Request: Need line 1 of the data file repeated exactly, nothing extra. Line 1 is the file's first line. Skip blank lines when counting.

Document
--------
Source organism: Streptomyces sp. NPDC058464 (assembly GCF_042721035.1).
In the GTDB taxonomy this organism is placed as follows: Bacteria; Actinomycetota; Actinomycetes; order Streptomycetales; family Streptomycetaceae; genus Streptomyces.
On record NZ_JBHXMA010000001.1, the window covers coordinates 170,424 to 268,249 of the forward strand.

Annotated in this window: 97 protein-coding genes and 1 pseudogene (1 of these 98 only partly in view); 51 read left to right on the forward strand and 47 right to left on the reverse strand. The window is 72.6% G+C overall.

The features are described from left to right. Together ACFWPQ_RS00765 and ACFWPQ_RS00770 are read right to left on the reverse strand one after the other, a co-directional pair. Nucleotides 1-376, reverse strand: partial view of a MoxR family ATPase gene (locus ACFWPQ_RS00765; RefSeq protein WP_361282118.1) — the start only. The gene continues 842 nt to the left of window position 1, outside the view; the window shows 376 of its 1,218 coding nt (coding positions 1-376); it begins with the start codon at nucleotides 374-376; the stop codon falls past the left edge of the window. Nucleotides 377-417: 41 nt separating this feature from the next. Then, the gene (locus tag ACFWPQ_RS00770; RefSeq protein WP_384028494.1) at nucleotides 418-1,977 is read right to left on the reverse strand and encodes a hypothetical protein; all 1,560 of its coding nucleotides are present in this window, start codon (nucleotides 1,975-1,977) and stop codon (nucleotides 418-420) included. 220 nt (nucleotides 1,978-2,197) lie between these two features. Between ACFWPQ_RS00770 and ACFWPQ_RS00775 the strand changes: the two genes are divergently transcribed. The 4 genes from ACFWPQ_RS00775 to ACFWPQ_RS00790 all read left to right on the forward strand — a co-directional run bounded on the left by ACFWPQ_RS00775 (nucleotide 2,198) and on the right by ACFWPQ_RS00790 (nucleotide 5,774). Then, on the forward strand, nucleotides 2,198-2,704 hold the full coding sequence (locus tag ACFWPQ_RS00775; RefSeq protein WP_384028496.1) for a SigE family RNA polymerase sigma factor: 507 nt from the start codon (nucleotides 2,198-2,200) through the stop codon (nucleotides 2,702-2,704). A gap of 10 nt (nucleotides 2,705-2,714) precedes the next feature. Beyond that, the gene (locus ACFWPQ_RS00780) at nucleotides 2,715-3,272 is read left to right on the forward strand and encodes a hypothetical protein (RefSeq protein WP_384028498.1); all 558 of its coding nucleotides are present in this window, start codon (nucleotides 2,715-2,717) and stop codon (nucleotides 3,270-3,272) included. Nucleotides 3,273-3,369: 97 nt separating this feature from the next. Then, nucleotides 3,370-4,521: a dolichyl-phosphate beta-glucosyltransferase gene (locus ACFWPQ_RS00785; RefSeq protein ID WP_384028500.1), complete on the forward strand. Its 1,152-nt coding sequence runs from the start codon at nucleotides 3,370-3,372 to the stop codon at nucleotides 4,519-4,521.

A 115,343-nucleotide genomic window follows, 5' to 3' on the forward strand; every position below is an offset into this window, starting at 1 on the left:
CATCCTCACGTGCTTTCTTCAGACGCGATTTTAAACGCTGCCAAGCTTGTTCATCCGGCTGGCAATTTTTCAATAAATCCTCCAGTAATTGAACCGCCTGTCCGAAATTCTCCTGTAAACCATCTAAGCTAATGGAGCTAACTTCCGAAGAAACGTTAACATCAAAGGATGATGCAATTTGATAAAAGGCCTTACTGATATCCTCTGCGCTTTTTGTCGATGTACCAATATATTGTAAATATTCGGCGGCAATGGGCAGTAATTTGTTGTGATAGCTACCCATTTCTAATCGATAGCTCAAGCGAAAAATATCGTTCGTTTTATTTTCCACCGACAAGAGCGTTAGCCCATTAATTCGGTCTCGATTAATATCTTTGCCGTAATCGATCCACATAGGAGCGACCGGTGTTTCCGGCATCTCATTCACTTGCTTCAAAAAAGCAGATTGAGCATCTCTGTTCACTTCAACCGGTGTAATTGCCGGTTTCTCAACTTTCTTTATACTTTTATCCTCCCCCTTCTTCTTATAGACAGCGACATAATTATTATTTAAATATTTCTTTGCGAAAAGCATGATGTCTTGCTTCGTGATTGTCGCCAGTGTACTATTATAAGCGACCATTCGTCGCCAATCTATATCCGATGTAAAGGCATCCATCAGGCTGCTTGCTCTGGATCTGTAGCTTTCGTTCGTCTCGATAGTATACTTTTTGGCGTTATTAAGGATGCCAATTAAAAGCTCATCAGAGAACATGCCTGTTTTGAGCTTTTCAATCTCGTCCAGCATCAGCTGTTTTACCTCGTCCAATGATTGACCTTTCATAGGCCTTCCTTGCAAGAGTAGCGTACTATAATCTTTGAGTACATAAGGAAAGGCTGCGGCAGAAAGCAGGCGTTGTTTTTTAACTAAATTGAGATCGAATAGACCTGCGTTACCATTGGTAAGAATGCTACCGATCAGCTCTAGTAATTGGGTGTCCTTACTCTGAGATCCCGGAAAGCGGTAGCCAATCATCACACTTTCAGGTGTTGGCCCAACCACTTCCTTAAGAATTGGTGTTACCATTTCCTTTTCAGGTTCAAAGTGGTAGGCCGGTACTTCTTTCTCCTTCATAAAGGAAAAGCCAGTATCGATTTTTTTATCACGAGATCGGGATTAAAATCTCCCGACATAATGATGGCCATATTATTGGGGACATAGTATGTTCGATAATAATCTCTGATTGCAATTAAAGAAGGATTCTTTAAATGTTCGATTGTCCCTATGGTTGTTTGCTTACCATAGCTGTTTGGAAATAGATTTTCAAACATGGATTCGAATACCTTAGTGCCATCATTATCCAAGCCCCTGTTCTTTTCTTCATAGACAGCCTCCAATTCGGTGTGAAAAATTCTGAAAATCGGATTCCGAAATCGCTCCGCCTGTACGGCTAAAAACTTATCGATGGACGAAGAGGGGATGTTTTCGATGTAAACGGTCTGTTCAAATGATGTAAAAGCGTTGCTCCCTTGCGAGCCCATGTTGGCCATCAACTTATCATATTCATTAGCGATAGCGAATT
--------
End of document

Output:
Source organism: Streptomyces sp. NPDC058464 (assembly GCF_042721035.1).